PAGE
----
ISTANBUL (Reuters) – Turkey on Wednesday criticised a letter from Washington on Ankara’s eventual removal from the F-35 fighter jet programme, saying the language used did not suit the spirit of alliance between the two NATO allies.
Writing to Turkish Defence Minister Hulusi Akar last week, U.S. acting Secretary of Defence Patrick Shanahan outlined how Turkey would be pulled out of the F-35 programme unless Ankara changes course from its plans to purchase the Russian S-400 missile defence system.
Akar, cited by his ministry in a statement, said Ankara was working on a response to the letter and that it would be sent to the United States in the coming days.
He added that he was set to speak with Shanahan by phone and that they would meet in person at a NATO meeting at the end of the month. “In the contacts we will make, whether via mail or a meeting in person, all topics are on the table and we are continuing to openly and clearly express… our known views.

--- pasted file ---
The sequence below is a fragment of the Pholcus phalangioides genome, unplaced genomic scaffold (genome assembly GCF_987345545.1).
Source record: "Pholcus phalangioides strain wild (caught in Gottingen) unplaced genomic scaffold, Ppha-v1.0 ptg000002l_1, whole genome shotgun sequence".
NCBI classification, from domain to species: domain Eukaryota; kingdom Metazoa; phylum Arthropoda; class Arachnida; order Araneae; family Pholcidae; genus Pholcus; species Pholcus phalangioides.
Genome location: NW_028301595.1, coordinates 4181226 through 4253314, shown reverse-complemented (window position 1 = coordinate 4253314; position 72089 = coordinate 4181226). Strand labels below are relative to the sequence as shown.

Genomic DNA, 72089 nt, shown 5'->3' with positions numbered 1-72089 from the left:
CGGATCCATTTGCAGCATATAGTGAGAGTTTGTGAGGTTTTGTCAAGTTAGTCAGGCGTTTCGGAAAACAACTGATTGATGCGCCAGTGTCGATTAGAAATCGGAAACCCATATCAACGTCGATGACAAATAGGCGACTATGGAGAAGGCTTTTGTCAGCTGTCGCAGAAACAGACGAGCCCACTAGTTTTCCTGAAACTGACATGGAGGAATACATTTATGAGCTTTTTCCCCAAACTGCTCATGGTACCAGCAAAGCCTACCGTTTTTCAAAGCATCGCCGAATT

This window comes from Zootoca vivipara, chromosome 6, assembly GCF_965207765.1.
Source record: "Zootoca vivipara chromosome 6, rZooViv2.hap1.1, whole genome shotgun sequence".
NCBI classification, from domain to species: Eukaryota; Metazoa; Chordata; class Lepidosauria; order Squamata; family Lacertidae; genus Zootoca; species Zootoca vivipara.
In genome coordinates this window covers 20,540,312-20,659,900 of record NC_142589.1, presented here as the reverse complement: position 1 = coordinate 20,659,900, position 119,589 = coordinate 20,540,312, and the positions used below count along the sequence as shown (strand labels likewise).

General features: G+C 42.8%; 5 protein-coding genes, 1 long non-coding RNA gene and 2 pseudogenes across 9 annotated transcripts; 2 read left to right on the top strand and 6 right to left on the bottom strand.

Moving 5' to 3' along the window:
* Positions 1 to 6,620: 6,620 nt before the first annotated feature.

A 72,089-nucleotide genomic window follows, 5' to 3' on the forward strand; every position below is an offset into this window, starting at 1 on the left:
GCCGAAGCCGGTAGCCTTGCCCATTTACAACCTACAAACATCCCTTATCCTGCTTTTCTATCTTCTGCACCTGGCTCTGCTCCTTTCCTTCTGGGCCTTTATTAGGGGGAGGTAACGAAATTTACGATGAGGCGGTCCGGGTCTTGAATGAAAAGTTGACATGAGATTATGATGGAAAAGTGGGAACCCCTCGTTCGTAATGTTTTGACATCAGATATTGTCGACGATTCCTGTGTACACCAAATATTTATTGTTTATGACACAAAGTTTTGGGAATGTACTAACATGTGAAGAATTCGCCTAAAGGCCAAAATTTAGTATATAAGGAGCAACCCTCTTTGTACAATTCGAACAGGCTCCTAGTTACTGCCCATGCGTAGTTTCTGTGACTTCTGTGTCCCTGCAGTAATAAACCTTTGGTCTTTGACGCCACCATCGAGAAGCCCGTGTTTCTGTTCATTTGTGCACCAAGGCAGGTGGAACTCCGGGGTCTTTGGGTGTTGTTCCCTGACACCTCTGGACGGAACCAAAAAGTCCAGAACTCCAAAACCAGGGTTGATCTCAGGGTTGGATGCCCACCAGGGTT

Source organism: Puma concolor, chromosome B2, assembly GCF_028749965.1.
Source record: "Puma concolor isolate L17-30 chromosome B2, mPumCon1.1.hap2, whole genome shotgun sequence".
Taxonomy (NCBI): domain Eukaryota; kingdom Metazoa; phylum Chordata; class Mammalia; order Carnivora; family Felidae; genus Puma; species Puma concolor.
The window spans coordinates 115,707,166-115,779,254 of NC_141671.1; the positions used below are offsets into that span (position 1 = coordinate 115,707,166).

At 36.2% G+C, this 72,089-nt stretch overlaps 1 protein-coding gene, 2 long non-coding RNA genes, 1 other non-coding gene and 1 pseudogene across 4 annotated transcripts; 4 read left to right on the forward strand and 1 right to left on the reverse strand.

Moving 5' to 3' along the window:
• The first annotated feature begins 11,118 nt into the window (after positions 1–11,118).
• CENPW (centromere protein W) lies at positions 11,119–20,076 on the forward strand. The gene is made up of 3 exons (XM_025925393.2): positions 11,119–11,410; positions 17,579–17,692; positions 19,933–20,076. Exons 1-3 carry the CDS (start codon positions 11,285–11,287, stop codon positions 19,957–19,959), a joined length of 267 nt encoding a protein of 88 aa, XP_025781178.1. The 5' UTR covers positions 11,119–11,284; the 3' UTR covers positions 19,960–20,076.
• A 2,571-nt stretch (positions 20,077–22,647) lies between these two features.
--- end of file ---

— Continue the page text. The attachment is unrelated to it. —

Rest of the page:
“We will continue to maintain the same attitude and stance.”
In what has become a major point of disagreement between the NATO allies, the United States has long pushed Turkey to stop its purchase of the Russian S-400s, saying the system would compromise the F-35s.
Turkey has repeatedly said the purchase of the missile system was a “done deal”. Ankara has proposed that the two allies form a working group to assess the impact but says it has yet to hear back from Washington.
Russia said on Tuesday it plans to deliver its S-400s, which are not compatible with NATO systems, to Turkey in July, setting the clock ticking on a U.S. threat to hit Ankara with sanctions if it goes ahead with the deal.
(Reporting by Daren Butler; Writing by Ali Kucukgocmen; Editing by Humeyra Pamuk/Mark Heinrich)